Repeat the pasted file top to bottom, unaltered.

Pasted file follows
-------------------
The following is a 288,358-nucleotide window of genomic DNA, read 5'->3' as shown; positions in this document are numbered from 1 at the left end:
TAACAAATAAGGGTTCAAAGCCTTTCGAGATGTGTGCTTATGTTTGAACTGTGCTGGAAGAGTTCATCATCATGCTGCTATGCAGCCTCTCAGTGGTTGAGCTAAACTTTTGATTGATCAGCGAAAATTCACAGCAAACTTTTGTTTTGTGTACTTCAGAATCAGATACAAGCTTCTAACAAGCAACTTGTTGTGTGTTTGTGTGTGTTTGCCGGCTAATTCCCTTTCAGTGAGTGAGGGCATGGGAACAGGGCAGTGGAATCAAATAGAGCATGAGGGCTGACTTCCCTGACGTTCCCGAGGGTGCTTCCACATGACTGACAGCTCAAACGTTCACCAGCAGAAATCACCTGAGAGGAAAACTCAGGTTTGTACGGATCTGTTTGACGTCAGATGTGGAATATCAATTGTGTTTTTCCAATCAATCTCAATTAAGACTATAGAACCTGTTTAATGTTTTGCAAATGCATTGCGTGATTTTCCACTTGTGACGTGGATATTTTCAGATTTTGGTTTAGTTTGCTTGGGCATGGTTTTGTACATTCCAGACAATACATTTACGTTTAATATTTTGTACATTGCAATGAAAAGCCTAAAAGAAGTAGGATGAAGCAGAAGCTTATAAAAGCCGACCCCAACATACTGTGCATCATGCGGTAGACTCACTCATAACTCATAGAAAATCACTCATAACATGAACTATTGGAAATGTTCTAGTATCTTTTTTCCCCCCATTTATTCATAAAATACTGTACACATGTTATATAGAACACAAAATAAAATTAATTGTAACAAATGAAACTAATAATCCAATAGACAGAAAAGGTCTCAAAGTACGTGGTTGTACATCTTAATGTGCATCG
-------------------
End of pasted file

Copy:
The following is a 288,358-nucleotide window of genomic DNA, read 5'->3' as shown; positions in this document are numbered from 1 at the left end:
TAACAAATAAGGGTTCAAAGCCTTTCGAGATGTGTGCTTATGTTTGAACTGTGCTGGAAGAGTTCATCATCATGCTGCTATGCAGCCTCTCAGTGGTTGAGCTAAACTTTTGATTGATCAGCGAAAATTCACAGCAAACTTTTGTTTTGTGTACTTCAGAATCAGATACAAGCTTCTAACAAGCAACTTGTTGTGTGTTTGTGTGTGTTTGCCGGCTAATTCCCTTTCAGTGAGTGAGGGCATGGGAACAGGGCAGTGGAATCAAATAGAGCATGAGGGCTGACTTCCCTGACGTTCCCGAGGGTGCTTCCACATGACTGACAGCTCAAACGTTCACCAGCAGAAATCACCTGAGAGGAAAACTCAGGTTTGTACGGATCTGTTTGACGTCAGATGTGGAATATCAATTGTGTTTTTCCAATCAATCTCAATTAAGACTATAGAACCTGTTTAATGTTTTGCAAATGCATTGCGTGATTTTCCACTTGTGACGTGGATATTTTCAGATTTTGGTTTAGTTTGCTTGGGCATGGTTTTGTACATTCCAGACAATACATTTACGTTTAATATTTTGTACATTGCAATGAAAAGCCTAAAAGAAGTAGGATGAAGCAGAAGCTTATAAAAGCCGACCCCAACATACTGTGCATCATGCGGTAGACTCACTCATAACTCATAGAAAATCACTCATAACATGAACTATTGGAAATGTTCTAGTATCTTTTTTCCCCCCATTTATTCATAAAATACTGTACACATGTTATATAGAACACAAAATAAAATTAATTGTAACAAATGAAACTAATAATCCAATAGACAGAAAAGGTCTCAAAGTACGTGGTTGTACATCTTAATGTGCATCG